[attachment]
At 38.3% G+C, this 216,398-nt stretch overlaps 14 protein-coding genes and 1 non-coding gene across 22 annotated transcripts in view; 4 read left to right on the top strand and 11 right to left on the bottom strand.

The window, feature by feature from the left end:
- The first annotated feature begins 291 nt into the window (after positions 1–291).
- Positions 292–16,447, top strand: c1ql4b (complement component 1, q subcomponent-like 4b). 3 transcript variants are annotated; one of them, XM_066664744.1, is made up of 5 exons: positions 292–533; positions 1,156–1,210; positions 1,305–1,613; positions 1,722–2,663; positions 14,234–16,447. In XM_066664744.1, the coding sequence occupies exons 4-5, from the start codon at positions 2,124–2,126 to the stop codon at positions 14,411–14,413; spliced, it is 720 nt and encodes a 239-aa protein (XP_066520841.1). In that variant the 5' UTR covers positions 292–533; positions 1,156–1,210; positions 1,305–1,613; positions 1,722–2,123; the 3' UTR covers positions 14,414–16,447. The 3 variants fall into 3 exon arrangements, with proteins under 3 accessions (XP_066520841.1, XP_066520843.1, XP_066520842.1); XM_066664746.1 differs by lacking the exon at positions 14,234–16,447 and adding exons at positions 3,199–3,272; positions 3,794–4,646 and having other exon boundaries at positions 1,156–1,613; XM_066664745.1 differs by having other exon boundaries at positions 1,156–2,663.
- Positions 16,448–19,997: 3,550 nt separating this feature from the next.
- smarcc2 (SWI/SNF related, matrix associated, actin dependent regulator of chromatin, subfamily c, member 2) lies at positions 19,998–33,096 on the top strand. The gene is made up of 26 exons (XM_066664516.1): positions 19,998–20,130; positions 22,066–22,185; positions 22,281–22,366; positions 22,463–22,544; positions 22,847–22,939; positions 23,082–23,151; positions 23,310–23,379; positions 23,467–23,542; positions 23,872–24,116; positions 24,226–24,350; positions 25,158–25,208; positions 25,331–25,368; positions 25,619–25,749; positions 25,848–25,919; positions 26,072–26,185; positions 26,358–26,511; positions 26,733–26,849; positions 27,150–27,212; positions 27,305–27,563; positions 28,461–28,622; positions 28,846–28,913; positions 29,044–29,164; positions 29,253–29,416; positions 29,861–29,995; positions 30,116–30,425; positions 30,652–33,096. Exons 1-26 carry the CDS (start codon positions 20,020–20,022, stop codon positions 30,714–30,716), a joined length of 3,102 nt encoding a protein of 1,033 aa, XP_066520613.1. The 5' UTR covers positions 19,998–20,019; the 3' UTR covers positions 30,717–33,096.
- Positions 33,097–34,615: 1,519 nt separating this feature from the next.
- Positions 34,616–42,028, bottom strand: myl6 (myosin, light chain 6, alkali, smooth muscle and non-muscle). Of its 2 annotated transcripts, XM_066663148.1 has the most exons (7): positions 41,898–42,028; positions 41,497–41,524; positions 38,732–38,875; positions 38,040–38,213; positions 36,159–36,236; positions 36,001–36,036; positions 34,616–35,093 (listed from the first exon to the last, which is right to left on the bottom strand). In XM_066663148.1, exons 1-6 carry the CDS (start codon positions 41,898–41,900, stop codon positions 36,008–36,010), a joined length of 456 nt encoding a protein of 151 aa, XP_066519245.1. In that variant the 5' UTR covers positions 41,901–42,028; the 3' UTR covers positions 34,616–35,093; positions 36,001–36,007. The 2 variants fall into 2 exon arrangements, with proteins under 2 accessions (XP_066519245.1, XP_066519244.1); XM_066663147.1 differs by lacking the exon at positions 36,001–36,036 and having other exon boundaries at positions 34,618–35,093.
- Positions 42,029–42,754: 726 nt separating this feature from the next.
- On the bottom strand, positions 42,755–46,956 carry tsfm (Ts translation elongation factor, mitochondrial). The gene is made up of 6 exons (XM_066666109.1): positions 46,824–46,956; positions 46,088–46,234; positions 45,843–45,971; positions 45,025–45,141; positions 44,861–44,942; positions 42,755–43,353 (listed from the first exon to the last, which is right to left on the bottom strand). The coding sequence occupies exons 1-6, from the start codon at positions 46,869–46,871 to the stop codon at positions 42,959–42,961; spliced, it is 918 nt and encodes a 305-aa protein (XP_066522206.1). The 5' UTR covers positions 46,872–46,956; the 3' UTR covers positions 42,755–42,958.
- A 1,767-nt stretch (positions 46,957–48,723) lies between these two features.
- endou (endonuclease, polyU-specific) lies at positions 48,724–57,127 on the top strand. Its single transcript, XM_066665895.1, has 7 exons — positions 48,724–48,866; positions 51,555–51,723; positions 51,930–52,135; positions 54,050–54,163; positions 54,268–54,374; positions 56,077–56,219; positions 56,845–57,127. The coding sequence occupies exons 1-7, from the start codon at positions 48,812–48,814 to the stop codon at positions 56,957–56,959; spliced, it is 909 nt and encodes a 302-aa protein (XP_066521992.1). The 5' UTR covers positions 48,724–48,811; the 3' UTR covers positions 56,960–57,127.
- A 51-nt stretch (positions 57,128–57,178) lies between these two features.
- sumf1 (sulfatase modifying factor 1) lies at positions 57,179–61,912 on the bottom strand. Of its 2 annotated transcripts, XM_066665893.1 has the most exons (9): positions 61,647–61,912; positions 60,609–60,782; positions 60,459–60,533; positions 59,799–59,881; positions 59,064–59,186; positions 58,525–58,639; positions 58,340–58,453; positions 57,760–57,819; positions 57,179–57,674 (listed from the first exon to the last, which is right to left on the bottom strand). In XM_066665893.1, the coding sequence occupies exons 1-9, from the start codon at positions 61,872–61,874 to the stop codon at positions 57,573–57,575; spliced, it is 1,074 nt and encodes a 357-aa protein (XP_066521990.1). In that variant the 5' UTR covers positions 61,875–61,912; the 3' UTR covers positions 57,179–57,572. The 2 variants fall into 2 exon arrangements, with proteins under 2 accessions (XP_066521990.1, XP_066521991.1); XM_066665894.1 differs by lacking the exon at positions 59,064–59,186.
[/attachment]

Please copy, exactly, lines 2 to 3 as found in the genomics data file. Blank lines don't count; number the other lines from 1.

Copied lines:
The window, feature by feature from the left end:
- The first annotated feature begins 291 nt into the window (after positions 1–291).